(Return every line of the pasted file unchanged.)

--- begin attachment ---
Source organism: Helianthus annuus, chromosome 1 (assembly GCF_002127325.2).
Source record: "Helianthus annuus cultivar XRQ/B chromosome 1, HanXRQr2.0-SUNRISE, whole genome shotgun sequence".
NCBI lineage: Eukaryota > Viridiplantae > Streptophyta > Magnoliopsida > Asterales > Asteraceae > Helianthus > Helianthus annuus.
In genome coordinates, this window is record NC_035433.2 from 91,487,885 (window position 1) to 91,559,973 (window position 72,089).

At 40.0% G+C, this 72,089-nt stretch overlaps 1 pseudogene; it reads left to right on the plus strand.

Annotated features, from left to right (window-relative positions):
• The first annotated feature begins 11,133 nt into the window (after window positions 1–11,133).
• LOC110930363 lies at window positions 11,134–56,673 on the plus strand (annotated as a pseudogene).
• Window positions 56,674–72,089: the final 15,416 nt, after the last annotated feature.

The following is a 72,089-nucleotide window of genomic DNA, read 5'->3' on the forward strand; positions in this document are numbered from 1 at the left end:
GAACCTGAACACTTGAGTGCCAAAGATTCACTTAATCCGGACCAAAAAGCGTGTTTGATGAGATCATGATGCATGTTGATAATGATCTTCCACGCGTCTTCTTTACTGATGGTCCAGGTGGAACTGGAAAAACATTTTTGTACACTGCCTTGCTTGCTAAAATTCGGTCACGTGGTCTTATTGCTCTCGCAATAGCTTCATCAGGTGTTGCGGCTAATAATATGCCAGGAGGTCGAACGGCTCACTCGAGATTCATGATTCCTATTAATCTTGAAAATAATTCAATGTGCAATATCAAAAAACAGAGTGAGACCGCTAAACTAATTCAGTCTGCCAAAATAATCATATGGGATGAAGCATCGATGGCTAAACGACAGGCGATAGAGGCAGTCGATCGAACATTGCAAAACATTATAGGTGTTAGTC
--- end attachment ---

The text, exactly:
Source organism: Helianthus annuus, chromosome 1 (assembly GCF_002127325.2).
Source record: "Helianthus annuus cultivar XRQ/B chromosome 1, HanXRQr2.0-SUNRISE, whole genome shotgun sequence".
NCBI lineage: Eukaryota > Viridiplantae > Streptophyta > Magnoliopsida > Asterales > Asteraceae > Helianthus > Helianthus annuus.
In genome coordinates, this window is record NC_035433.2 from 91,487,885 (window position 1) to 91,559,973 (window position 72,089).

At 40.0% G+C, this 72,089-nt stretch overlaps 1 pseudogene; it reads left to right on the plus strand.

Annotated features, from left to right (window-relative positions):
• The first annotated feature begins 11,133 nt into the window (after window positions 1–11,133).
• LOC110930363 lies at window positions 11,134–56,673 on the plus strand (annotated as a pseudogene).
• Window positions 56,674–72,089: the final 15,416 nt, after the last annotated feature.

The following is a 72,089-nucleotide window of genomic DNA, read 5'->3' on the forward strand; positions in this document are numbered from 1 at the left end:
GAACCTGAACACTTGAGTGCCAAAGATTCACTTAATCCGGACCAAAAAGCGTGTTTGATGAGATCATGATGCATGTTGATAATGATCTTCCACGCGTCTTCTTTACTGATGGTCCAGGTGGAACTGGAAAAACATTTTTGTACACTGCCTTGCTTGCTAAAATTCGGTCACGTGGTCTTATTGCTCTCGCAATAGCTTCATCAGGTGTTGCGGCTAATAATATGCCAGGAGGTCGAACGGCTCACTCGAGATTCATGATTCCTATTAATCTTGAAAATAATTCAATGTGCAATATCAAAAAACAGAGTGAGACCGCTAAACTAATTCAGTCTGCCAAAATAATCATATGGGATGAAGCATCGATGGCTAAACGACAGGCGATAGAGGCAGTCGATCGAACATTGCAAAACATTATAGGTGTTAGTC